Richest CelebritiesAuthors
Net Worth:
$100 Million
Jul 5, 1958 (65 years old)
Washington, D.C.
United States of America
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What is Bill Watterson's Net Worth?

Bill Watterson is an American artist and author who has a net worth of $100 million. Bill Watterson is best known as the author of the comic strip "Calvin and Hobbes." Syndicated from 1985 to 1995, the comic, about a boy and his stuffed tiger, is often considered the last great newspaper comic. After he stopped drawing "Calvin and Hobbes," Watterson withdrew into private life, rarely making media appearances but occasionally publishing writing.

Early Life and College

Bill Watterson II was born on July 5, 1958 in Washington, DC to James and Kathryn. He has a younger brother named Thomas. When he was six, Watterson moved with his family to the Cleveland, Ohio suburb of Chagrin Falls. Growing up there, he spent his time drawing and reading comic strips such as "Pogo" and "Peanuts." In high school, Watterson created superhero comics with his friends and contributed drawings to the school newspaper and yearbook. For his higher education, he went to Kenyon College in Gambier, Ohio, where he majored in political science. Watterson continued developing his drawing skills there, and contributed art to the college newspaper. He graduated in 1980.

Career Beginnings

After graduating from Kenyon, Watterson was hired on a trial basis by the Cincinnati Post. He struggled there, and was fired before the end of his contract. Subsequently, Watterson joined a small advertising agency, where he worked for four years as a designer. Meanwhile, he worked on many of his own projects and did freelancing.

Calvin and Hobbes

Watterson rose to fame with his comic strip "Calvin and Hobbes," about the adventures of a mischievous six-year-old boy and his sarcastic, anthropomorphic stuffed tiger. In the comic, Watterson incorporated elements from his life, and often explored such themes as environmentalism, academia, and philosophical concepts around identity. "Calvin and Hobbes" was first published in November of 1985 in 35 newspapers. The strip was a big hit, and after just a year in syndication was being published in around 250 newspapers. At the peak of its popularity, "Calvin and Hobbes" was featured in more than 2,400 papers around the world. The comics that appeared in the newspapers were later published in a series of collections.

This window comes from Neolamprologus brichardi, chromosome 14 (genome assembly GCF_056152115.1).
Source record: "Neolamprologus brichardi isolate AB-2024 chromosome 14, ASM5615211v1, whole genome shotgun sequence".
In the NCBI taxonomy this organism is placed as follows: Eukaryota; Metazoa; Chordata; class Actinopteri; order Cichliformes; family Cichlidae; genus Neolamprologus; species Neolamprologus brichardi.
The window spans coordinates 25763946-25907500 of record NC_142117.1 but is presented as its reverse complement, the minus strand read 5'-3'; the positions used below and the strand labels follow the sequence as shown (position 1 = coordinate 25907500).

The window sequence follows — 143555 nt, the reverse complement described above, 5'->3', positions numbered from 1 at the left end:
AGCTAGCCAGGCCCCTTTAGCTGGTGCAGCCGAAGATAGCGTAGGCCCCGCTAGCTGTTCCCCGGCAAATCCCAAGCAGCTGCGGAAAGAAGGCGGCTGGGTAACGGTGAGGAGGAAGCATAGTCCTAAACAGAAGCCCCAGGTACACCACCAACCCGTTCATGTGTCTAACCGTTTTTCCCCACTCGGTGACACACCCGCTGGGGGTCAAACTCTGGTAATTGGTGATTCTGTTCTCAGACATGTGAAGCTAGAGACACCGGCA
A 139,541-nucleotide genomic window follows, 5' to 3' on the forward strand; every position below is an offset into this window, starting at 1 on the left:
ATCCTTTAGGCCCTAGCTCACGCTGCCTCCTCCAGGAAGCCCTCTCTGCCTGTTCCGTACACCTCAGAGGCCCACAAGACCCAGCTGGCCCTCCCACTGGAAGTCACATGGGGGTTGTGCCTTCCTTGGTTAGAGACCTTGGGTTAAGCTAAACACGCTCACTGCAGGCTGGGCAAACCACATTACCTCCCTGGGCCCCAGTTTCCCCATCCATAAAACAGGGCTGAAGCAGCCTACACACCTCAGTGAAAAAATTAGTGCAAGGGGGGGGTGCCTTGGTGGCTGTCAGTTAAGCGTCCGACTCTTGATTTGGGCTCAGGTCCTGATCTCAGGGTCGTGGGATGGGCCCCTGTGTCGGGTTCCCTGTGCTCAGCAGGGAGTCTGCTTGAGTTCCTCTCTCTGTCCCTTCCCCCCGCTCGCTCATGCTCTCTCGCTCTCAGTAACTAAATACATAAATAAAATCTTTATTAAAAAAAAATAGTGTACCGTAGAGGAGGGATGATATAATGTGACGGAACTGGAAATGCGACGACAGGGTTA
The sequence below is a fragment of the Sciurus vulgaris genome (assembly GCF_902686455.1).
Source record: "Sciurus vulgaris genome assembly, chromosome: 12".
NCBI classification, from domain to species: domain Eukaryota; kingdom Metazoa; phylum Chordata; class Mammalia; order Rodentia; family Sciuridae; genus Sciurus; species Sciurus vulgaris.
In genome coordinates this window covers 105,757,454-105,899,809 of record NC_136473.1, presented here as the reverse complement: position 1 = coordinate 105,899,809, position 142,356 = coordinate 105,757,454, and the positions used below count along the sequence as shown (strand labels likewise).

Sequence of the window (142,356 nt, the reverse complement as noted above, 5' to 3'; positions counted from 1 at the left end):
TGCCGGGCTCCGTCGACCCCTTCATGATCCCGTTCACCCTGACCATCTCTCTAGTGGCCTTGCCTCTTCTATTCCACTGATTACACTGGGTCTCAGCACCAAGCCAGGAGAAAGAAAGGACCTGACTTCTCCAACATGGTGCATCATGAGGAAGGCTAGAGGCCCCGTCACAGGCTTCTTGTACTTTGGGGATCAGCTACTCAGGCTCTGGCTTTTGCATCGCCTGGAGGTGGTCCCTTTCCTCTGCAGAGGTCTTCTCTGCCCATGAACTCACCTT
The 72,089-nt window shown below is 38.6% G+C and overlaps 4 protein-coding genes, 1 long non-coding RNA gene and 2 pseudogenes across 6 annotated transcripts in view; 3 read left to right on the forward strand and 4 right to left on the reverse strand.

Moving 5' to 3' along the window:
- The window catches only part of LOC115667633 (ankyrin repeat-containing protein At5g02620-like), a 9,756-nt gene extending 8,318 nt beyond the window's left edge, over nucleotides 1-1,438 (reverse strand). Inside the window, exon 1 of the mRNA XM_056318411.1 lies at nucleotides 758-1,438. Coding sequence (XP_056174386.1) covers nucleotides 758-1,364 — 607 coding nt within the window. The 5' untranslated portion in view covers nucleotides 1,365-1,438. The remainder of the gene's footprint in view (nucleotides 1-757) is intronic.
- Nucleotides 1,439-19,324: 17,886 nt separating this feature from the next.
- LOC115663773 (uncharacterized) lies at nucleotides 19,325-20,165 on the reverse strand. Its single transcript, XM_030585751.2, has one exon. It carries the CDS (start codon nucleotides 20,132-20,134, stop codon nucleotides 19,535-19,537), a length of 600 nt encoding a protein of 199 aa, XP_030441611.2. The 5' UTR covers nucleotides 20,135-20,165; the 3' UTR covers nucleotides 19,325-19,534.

Watterson believed that comics constituted an art form of their own, and that they were cheapened by commercialization and merchandising. Because of this stance, he clashed with his publisher Universal Syndicate, which urged him to merchandise his characters. Watterson held his ground despite the immense pressure, but got so exhausted by the fight that he took a nine-month sabbatical in 1991. When he returned, he got into another conflict over the changed format of the Sunday strip. Ultimately, Watterson stopped drawing "Calvin and Hobbes" in late 1995, with the final strip being published on New Year's Eve.

Life After Calvin and Hobbes

After ending "Calvin and Hobbes," Watterson withdrew into a deeply private life. Several attempts were made by newspapers to contact him, but to no avail. Watterson spent much of his time painting, and stayed away from the public eye. He continued to fight against the merchandising machine and refused to sign autographs or license his characters. In 2005, Watterson made a rare media contribution when he answered 15 questions submitted by readers; two years later, he wrote a review of the biography "Schulz and Peanuts" for the Wall Street Journal.

Watterson has made some other notable media contributions. In 2008, he wrote a foreword for the first book collection of the "Cul de Sac" comic strip. He later gave interviews for the Plain Dealer and Mental Floss. In early 2014, Watterson released a poster for the documentary film "Stripped"; it was his first cartoon work since the end of "Calvin and Hobbes." Later that year, he served as a guest illustrator on the comic strip "Pearls Before Swine." Watterson has also released some books, including "The Art of Richard Thompson," cowritten by Nick Galifianakis and David Apatoff, and "The Mysteries," co-authored by John Kascht.

Honors and Awards

Watterson has received numerous accolades over the years for his work on "Calvin and Hobbes." In both 1986 and 1988, he won the National Cartoonists Society's Reuben Award. Watterson later won multiple Harvey Awards throughout the 90s. In 2014, he was awarded with the Grand Prix at the Angoulême International Comics Festival, making him only the fourth non-European cartoonist to claim that prize since 1974. Watterson was inducted into the Will Eisner Award Hall of Fame in 2020.

Personal Life

Watterson is married to his wife Melissa, with whom he lives in Cleveland Heights, Ohio.

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